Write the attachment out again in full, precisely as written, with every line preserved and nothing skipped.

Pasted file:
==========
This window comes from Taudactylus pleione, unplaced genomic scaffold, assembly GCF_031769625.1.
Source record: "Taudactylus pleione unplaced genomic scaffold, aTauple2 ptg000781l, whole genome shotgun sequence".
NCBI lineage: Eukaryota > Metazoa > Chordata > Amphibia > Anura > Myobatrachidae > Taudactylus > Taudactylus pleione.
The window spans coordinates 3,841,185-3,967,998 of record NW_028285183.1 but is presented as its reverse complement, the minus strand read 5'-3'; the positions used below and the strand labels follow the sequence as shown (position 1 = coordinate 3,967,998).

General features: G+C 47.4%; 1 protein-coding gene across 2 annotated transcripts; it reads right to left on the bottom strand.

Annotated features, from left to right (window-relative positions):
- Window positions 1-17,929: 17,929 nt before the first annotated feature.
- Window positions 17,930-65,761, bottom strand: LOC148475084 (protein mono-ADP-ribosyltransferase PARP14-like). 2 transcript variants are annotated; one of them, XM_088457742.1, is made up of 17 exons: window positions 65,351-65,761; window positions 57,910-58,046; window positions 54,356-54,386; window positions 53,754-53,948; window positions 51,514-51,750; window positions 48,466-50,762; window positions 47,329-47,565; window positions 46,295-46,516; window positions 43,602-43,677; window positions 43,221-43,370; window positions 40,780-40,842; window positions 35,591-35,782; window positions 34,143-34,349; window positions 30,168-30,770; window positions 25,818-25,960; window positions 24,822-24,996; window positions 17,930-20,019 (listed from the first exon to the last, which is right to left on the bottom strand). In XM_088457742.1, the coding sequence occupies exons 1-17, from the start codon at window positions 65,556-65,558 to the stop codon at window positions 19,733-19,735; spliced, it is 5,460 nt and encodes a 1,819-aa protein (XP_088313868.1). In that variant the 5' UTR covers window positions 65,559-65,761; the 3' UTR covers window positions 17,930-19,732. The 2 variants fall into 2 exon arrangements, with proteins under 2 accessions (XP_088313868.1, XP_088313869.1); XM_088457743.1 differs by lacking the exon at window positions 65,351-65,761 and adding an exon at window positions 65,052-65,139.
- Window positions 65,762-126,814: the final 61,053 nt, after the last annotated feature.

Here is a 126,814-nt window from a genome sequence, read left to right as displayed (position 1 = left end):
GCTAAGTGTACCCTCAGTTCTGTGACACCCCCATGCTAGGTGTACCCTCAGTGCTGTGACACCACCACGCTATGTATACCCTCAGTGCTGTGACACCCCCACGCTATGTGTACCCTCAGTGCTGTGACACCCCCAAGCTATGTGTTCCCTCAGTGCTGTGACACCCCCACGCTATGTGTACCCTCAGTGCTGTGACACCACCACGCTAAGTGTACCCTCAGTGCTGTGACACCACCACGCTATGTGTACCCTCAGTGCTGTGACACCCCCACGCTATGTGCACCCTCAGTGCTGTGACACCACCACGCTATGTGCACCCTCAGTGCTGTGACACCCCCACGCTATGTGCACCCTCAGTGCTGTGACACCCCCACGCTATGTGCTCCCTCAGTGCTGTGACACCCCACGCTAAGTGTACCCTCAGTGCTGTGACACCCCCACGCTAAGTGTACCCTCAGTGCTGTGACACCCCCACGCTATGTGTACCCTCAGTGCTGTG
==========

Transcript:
This window comes from Taudactylus pleione, unplaced genomic scaffold, assembly GCF_031769625.1.
Source record: "Taudactylus pleione unplaced genomic scaffold, aTauple2 ptg000781l, whole genome shotgun sequence".
NCBI lineage: Eukaryota > Metazoa > Chordata > Amphibia > Anura > Myobatrachidae > Taudactylus > Taudactylus pleione.
The window spans coordinates 3,841,185-3,967,998 of record NW_028285183.1 but is presented as its reverse complement, the minus strand read 5'-3'; the positions used below and the strand labels follow the sequence as shown (position 1 = coordinate 3,967,998).

General features: G+C 47.4%; 1 protein-coding gene across 2 annotated transcripts; it reads right to left on the bottom strand.

Annotated features, from left to right (window-relative positions):
- Window positions 1-17,929: 17,929 nt before the first annotated feature.
- Window positions 17,930-65,761, bottom strand: LOC148475084 (protein mono-ADP-ribosyltransferase PARP14-like). 2 transcript variants are annotated; one of them, XM_088457742.1, is made up of 17 exons: window positions 65,351-65,761; window positions 57,910-58,046; window positions 54,356-54,386; window positions 53,754-53,948; window positions 51,514-51,750; window positions 48,466-50,762; window positions 47,329-47,565; window positions 46,295-46,516; window positions 43,602-43,677; window positions 43,221-43,370; window positions 40,780-40,842; window positions 35,591-35,782; window positions 34,143-34,349; window positions 30,168-30,770; window positions 25,818-25,960; window positions 24,822-24,996; window positions 17,930-20,019 (listed from the first exon to the last, which is right to left on the bottom strand). In XM_088457742.1, the coding sequence occupies exons 1-17, from the start codon at window positions 65,556-65,558 to the stop codon at window positions 19,733-19,735; spliced, it is 5,460 nt and encodes a 1,819-aa protein (XP_088313868.1). In that variant the 5' UTR covers window positions 65,559-65,761; the 3' UTR covers window positions 17,930-19,732. The 2 variants fall into 2 exon arrangements, with proteins under 2 accessions (XP_088313868.1, XP_088313869.1); XM_088457743.1 differs by lacking the exon at window positions 65,351-65,761 and adding an exon at window positions 65,052-65,139.
- Window positions 65,762-126,814: the final 61,053 nt, after the last annotated feature.

Here is a 126,814-nt window from a genome sequence, read left to right as displayed (position 1 = left end):
GCTAAGTGTACCCTCAGTTCTGTGACACCCCCATGCTAGGTGTACCCTCAGTGCTGTGACACCACCACGCTATGTATACCCTCAGTGCTGTGACACCCCCACGCTATGTGTACCCTCAGTGCTGTGACACCCCCAAGCTATGTGTTCCCTCAGTGCTGTGACACCCCCACGCTATGTGTACCCTCAGTGCTGTGACACCACCACGCTAAGTGTACCCTCAGTGCTGTGACACCACCACGCTATGTGTACCCTCAGTGCTGTGACACCCCCACGCTATGTGCACCCTCAGTGCTGTGACACCACCACGCTATGTGCACCCTCAGTGCTGTGACACCCCCACGCTATGTGCACCCTCAGTGCTGTGACACCCCCACGCTATGTGCTCCCTCAGTGCTGTGACACCCCACGCTAAGTGTACCCTCAGTGCTGTGACACCCCCACGCTAAGTGTACCCTCAGTGCTGTGACACCCCCACGCTATGTGTACCCTCAGTGCTGTG